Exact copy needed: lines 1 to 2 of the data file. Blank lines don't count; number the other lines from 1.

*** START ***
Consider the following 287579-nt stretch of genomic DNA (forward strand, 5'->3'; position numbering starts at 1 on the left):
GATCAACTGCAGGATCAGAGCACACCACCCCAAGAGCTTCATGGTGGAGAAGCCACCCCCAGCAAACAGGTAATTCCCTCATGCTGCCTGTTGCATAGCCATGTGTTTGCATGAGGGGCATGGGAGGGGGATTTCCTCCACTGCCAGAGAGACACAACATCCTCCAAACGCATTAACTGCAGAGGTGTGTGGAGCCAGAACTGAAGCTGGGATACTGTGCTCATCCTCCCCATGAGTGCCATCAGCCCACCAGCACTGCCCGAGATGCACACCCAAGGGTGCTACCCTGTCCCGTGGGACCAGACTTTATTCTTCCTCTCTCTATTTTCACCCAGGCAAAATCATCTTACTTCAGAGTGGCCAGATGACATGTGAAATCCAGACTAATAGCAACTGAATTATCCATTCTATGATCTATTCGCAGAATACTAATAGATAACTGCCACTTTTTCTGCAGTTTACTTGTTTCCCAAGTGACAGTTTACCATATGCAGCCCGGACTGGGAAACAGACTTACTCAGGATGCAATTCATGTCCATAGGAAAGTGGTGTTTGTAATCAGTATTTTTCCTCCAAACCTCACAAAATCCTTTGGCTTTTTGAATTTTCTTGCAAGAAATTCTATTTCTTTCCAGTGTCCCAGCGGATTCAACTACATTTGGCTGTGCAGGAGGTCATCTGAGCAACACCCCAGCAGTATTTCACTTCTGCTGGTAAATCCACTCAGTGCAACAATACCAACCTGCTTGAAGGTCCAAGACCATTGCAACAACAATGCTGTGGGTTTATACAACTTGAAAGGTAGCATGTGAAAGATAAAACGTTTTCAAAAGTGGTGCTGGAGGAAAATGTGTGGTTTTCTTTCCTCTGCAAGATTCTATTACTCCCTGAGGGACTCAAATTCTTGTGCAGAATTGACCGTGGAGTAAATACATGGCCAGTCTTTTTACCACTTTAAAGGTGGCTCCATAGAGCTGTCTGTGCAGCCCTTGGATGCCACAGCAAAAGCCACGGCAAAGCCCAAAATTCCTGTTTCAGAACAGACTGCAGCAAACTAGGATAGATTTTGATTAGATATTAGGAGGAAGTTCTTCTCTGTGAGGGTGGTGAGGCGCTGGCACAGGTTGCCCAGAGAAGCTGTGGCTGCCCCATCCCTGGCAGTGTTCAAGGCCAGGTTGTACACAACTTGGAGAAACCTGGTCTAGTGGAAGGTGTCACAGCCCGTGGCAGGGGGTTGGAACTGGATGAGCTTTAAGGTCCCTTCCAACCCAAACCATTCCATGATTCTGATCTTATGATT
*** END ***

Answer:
Consider the following 287579-nt stretch of genomic DNA (forward strand, 5'->3'; position numbering starts at 1 on the left):
GATCAACTGCAGGATCAGAGCACACCACCCCAAGAGCTTCATGGTGGAGAAGCCACCCCCAGCAAACAGGTAATTCCCTCATGCTGCCTGTTGCATAGCCATGTGTTTGCATGAGGGGCATGGGAGGGGGATTTCCTCCACTGCCAGAGAGACACAACATCCTCCAAACGCATTAACTGCAGAGGTGTGTGGAGCCAGAACTGAAGCTGGGATACTGTGCTCATCCTCCCCATGAGTGCCATCAGCCCACCAGCACTGCCCGAGATGCACACCCAAGGGTGCTACCCTGTCCCGTGGGACCAGACTTTATTCTTCCTCTCTCTATTTTCACCCAGGCAAAATCATCTTACTTCAGAGTGGCCAGATGACATGTGAAATCCAGACTAATAGCAACTGAATTATCCATTCTATGATCTATTCGCAGAATACTAATAGATAACTGCCACTTTTTCTGCAGTTTACTTGTTTCCCAAGTGACAGTTTACCATATGCAGCCCGGACTGGGAAACAGACTTACTCAGGATGCAATTCATGTCCATAGGAAAGTGGTGTTTGTAATCAGTATTTTTCCTCCAAACCTCACAAAATCCTTTGGCTTTTTGAATTTTCTTGCAAGAAATTCTATTTCTTTCCAGTGTCCCAGCGGATTCAACTACATTTGGCTGTGCAGGAGGTCATCTGAGCAACACCCCAGCAGTATTTCACTTCTGCTGGTAAATCCACTCAGTGCAACAATACCAACCTGCTTGAAGGTCCAAGACCATTGCAACAACAATGCTGTGGGTTTATACAACTTGAAAGGTAGCATGTGAAAGATAAAACGTTTTCAAAAGTGGTGCTGGAGGAAAATGTGTGGTTTTCTTTCCTCTGCAAGATTCTATTACTCCCTGAGGGACTCAAATTCTTGTGCAGAATTGACCGTGGAGTAAATACATGGCCAGTCTTTTTACCACTTTAAAGGTGGCTCCATAGAGCTGTCTGTGCAGCCCTTGGATGCCACAGCAAAAGCCACGGCAAAGCCCAAAATTCCTGTTTCAGAACAGACTGCAGCAAACTAGGATAGATTTTGATTAGATATTAGGAGGAAGTTCTTCTCTGTGAGGGTGGTGAGGCGCTGGCACAGGTTGCCCAGAGAAGCTGTGGCTGCCCCATCCCTGGCAGTGTTCAAGGCCAGGTTGTACACAACTTGGAGAAACCTGGTCTAGTGGAAGGTGTCACAGCCCGTGGCAGGGGGTTGGAACTGGATGAGCTTTAAGGTCCCTTCCAACCCAAACCATTCCATGATTCTGATCTTATGATT